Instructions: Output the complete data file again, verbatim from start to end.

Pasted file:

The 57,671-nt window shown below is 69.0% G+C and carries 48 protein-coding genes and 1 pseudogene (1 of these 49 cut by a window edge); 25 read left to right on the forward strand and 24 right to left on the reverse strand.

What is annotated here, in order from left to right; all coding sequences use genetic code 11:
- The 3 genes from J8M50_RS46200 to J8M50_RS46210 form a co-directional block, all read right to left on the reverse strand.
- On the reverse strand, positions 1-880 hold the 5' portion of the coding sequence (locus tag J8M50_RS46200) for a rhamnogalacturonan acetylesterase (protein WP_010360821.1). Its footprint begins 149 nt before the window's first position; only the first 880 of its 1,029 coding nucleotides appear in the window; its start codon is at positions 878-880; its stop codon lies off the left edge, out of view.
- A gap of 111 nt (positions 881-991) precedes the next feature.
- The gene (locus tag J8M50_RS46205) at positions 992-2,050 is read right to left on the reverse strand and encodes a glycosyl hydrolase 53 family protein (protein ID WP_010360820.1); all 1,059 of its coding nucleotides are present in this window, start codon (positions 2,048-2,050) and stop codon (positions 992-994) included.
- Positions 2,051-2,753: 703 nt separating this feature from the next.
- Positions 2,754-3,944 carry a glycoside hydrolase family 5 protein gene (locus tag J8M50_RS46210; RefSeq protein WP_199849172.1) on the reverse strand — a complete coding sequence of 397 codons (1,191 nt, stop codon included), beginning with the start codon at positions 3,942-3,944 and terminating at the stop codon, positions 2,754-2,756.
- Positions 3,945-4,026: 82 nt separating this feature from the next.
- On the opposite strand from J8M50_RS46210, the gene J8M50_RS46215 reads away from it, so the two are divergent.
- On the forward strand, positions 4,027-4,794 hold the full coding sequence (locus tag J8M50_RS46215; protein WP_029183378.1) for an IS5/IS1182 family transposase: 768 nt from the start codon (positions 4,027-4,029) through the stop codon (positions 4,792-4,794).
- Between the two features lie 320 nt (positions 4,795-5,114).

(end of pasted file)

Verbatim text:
The 57,671-nt window shown below is 69.0% G+C and carries 48 protein-coding genes and 1 pseudogene (1 of these 49 cut by a window edge); 25 read left to right on the forward strand and 24 right to left on the reverse strand.

What is annotated here, in order from left to right; all coding sequences use genetic code 11:
- The 3 genes from J8M50_RS46200 to J8M50_RS46210 form a co-directional block, all read right to left on the reverse strand.
- On the reverse strand, positions 1-880 hold the 5' portion of the coding sequence (locus tag J8M50_RS46200) for a rhamnogalacturonan acetylesterase (protein WP_010360821.1). Its footprint begins 149 nt before the window's first position; only the first 880 of its 1,029 coding nucleotides appear in the window; its start codon is at positions 878-880; its stop codon lies off the left edge, out of view.
- A gap of 111 nt (positions 881-991) precedes the next feature.
- The gene (locus tag J8M50_RS46205) at positions 992-2,050 is read right to left on the reverse strand and encodes a glycosyl hydrolase 53 family protein (protein ID WP_010360820.1); all 1,059 of its coding nucleotides are present in this window, start codon (positions 2,048-2,050) and stop codon (positions 992-994) included.
- Positions 2,051-2,753: 703 nt separating this feature from the next.
- Positions 2,754-3,944 carry a glycoside hydrolase family 5 protein gene (locus tag J8M50_RS46210; RefSeq protein WP_199849172.1) on the reverse strand — a complete coding sequence of 397 codons (1,191 nt, stop codon included), beginning with the start codon at positions 3,942-3,944 and terminating at the stop codon, positions 2,754-2,756.
- Positions 3,945-4,026: 82 nt separating this feature from the next.
- On the opposite strand from J8M50_RS46210, the gene J8M50_RS46215 reads away from it, so the two are divergent.
- On the forward strand, positions 4,027-4,794 hold the full coding sequence (locus tag J8M50_RS46215; protein WP_029183378.1) for an IS5/IS1182 family transposase: 768 nt from the start codon (positions 4,027-4,029) through the stop codon (positions 4,792-4,794).
- Between the two features lie 320 nt (positions 4,795-5,114).